A woman in a blue top and jeans stands smiling on the wooden porch of a Tumbleweed tiny house next to a dog. The background shows trees and nature.

Hi, my name is Lora, and I have been going tiny for a little over a year now. I purchased my Tumbleweed Cypress in September of 2014, and I absolutely love it!

I am currently living in Georgia at a wonderful RV park that allows full-time residents. One of the advantages of having a custom built Tiny House RV from Tumbleweed, is that I am RIVA certified. I was able to title and tag my Tiny House RV just like a traditional RV and have had no issues with the park where I am.

I am always excited when I get to share my experiences with other people who are interested in this lifestyle.

1. My house can travel

Although I don’t currently travel with my tiny house RV, I am able to travel more than I did when I was in my conventional home. The combination of fewer monthly expenses and fewer household chores has freed up time and money for me to spend it in other places. Currently, I am trying to complete a half-marathon in every state, so traveling has become a way for me to meet some of my fitness goals, see the country and have fun!

Being in a smaller space encourages you to explore more. One of my friends asked me once if I traveled so much because I was trying to “escape” my tiny space. I can honestly say, that I don’t travel to leave my small space, but rather to explore places I’ve never been. I believe there is so much to see in this world, and although most of my travel has been in the United States so far, I am hoping to continue my travel adventure into the future. Where would you go if you had the money and the time? Do you think a tiny house RV would make travel more possible? Take the time consider all the possibilities.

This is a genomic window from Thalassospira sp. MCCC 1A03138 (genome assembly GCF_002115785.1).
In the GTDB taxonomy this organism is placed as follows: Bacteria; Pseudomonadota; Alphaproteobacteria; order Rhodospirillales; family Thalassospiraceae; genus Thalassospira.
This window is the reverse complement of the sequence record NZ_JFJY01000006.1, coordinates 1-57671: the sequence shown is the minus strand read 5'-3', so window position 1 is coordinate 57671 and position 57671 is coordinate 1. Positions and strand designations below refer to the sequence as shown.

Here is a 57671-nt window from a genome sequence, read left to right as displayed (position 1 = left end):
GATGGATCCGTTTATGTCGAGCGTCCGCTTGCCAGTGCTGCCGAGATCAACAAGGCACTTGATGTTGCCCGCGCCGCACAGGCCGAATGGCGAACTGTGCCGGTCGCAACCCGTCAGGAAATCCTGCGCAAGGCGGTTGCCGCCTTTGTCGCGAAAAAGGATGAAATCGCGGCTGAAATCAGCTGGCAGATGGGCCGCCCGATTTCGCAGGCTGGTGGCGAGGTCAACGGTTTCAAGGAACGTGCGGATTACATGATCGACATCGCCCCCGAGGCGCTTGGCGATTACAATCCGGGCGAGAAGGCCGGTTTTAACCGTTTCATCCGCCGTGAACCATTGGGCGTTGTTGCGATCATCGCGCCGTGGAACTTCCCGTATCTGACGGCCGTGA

Wall-mounted display of race medals with a sign saying "Beer there. Run that." in a cozy wooden tiny house, complete with a door and window.

Lora’s running medals hang near the front door in her Tumbleweed Cypress

2. I’ve gained flexibility and freedom

One of the things I wanted to accomplish when I downsized, was to give myself more flexibility in terms of how much and where I worked as well as options regarding where I lived. Going tiny has given me a lot more freedom in terms of how I make my living. Although, I am not to the point where I can quit my current job (not that I want to, I actually like it most days), I am moving towards paying off debt, saving a considerable amount in an emergency fund and reducing my monthly expenses.

All of these things have given me more flexibility in terms of what I do in the future. That flexibility has increased my sense of excitement about the future and increased my sense of security. I know that I will always have some place to live that I own and can afford, which is a pretty awesome feeling. What would you do with more freedom and flexibility? How would your life look different if you decided to downsize?

A compact kitchen in a cozy Tumbleweed tiny house features a countertop sink, various kitchen tools, a coffee maker, toaster oven, and canisters on shelves. Glasses, dishes, and ingredients are neatly arranged.